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Today, a bipartisan group of U.S. senators introduced a bill that would not allow certain types of military cooperation with the Myanmar armed forces, and would place sanctions and travel restrictions on top members of the Myanmar military linked to the Rakhine State violence. These restrictions would continue as long as the violence continued.
The bill is an important, although belated, first step in pushing the Myanmar military to end the violence in Rakhine State, and to demonstrate that foreign countries will demand a degree of accountability from the Myanmar government for actions toward the Rohingya, which the United Nations has called “ethnic cleansing.” It also puts back on a U.S. ban on jade and rubies from Myanmar, a sanction that had been lifted.
The crisis in Rakhine State shows no signs of abating; refugees continue to pour into makeshift camps in Bangladesh, while military actions appear to be continuing. De facto head of government Aung San Suu Kyi this week made her first visit to the center of the violence, northern Rakhine State, but she barely said anything about the crisis at all. Medicins Sans Frontiers and other aid organizations are warning that there is a high risk of major disease outbreaks in the understaffed and overcrowded camps in Bangladesh.
It would have been better if the Senate, other parts of the U.S. government, and other key foreign actors like the European Union, had taken action sooner—such as by imposing such restrictions on the Myanmar military after an earlier round of violence that began in October 2016. Earlier action might have served a warning, a deterrent effect, to top Myanmar leaders that foreign countries would not stand by and do nothing if the Rakhine violence continued. This deterrent effect would have been multiplied if other foreign actors, from whom the Myanmar army seeks recognition, training, and possibly arms deals, had imposed such restrictions and sanctions in October 2016 as well.
But they did not. As I noted in a recent Atlantic article, Myanmar commander in chief Min Aung Hlaing in 2016 and much of 2017 was a welcomed visitor in Europe and Japan. He made high-profile visits to Austria, Germany, Belgium, Italy, and Japan. On several of his stops, Min Aung Hlaing apparently made side visits to defense and aerospace companies.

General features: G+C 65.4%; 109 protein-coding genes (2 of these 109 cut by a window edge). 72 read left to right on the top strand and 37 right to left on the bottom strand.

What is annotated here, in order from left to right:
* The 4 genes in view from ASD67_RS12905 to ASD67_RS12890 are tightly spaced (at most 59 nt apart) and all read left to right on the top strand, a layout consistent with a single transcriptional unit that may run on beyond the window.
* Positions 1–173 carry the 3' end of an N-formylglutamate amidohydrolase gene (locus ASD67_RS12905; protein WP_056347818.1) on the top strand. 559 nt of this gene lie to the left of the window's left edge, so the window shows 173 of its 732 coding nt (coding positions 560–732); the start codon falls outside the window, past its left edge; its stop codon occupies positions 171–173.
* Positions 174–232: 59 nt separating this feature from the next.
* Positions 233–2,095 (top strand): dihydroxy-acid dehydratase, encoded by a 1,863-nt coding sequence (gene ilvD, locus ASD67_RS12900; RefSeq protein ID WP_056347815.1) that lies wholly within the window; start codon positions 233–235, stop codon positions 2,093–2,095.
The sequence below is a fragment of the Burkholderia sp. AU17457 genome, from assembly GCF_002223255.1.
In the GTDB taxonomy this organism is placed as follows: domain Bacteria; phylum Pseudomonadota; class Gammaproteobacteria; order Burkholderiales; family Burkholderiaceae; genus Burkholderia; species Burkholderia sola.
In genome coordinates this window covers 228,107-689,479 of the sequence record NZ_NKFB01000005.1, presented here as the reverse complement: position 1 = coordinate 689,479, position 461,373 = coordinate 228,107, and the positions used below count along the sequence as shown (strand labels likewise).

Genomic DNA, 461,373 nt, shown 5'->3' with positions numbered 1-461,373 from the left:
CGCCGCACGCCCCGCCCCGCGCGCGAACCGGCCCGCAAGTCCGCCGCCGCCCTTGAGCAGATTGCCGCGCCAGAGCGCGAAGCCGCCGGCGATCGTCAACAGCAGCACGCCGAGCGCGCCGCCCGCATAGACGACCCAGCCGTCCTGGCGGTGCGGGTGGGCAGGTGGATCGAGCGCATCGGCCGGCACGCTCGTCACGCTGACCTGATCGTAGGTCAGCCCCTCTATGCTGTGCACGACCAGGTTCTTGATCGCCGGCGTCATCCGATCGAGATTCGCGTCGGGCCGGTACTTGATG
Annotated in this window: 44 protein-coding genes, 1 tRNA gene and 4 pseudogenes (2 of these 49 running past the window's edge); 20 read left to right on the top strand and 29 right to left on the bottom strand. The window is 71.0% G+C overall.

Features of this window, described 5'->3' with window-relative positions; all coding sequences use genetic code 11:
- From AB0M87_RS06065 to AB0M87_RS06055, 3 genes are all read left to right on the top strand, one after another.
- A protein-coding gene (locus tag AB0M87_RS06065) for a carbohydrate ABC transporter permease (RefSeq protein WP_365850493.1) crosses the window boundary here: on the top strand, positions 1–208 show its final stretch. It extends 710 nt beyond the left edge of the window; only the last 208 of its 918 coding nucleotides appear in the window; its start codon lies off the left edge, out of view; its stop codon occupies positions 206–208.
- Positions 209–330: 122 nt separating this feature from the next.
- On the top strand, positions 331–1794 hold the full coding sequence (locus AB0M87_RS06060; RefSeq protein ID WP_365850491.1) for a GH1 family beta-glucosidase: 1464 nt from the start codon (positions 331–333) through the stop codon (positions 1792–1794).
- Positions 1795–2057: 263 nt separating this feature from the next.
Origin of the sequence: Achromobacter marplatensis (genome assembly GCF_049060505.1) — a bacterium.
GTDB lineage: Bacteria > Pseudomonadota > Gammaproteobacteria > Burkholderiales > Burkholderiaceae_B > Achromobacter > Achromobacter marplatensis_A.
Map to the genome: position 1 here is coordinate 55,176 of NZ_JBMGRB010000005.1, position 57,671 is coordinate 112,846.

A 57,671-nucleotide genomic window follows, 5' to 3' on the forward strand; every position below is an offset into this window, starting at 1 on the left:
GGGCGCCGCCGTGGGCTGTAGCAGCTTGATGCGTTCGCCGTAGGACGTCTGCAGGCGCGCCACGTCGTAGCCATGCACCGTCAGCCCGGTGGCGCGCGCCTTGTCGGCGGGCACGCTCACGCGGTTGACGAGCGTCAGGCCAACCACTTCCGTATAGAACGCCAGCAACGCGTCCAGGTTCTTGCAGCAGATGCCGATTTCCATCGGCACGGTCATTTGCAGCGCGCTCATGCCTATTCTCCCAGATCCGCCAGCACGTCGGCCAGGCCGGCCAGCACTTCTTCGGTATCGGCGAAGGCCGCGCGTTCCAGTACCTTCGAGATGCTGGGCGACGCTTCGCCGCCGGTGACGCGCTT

Still, the senators’ action is a step. Now, other parts of the U.S. government, and other important actors with leverage over Myanmar, should take action as well. Secretary of State Rex Tillerson, who has expressed concern about the situation in Myanmar but has not been as prominent a voice on the crisis as UN Ambassador Nikki Haley, plans to visit Myanmar this month, according to the Associated Press. He should use his trip to warn top military leaders of tougher, multinational sanctions on the Myanmar military if the violence continues, and to warn the NLD as well that civilian leaders are not necessarily exempt from a re-imposition of targeted sanctions either.
In addition, Tillerson should press the Myanmar government to allow aid workers, journalists, and UN monitors real access to the most devastated parts of Rakhine State. He also should warn top Myanmar officials that, ultimately, the United States and other actors could push for the United Nations to refer the Rakhine crisis to the International Criminal Court (ICC), a move called for by Fortify Rights and other rights organizations. The ICC could potentially investigate the Rakhine crisis for evidence of crimes against humanity.
Other international actors can play a role as well. They could hold a major aid conference to help refresh funding for camps in Bangladesh, to improve the quality of conditions there and prevent major disease outbreaks. The European Union also should impose a travel ban and targeted sanctions on all top members of the Myanmar armed forces, until the violence is resolved and there is some path forward to reconciliation and peace in Rakhine State.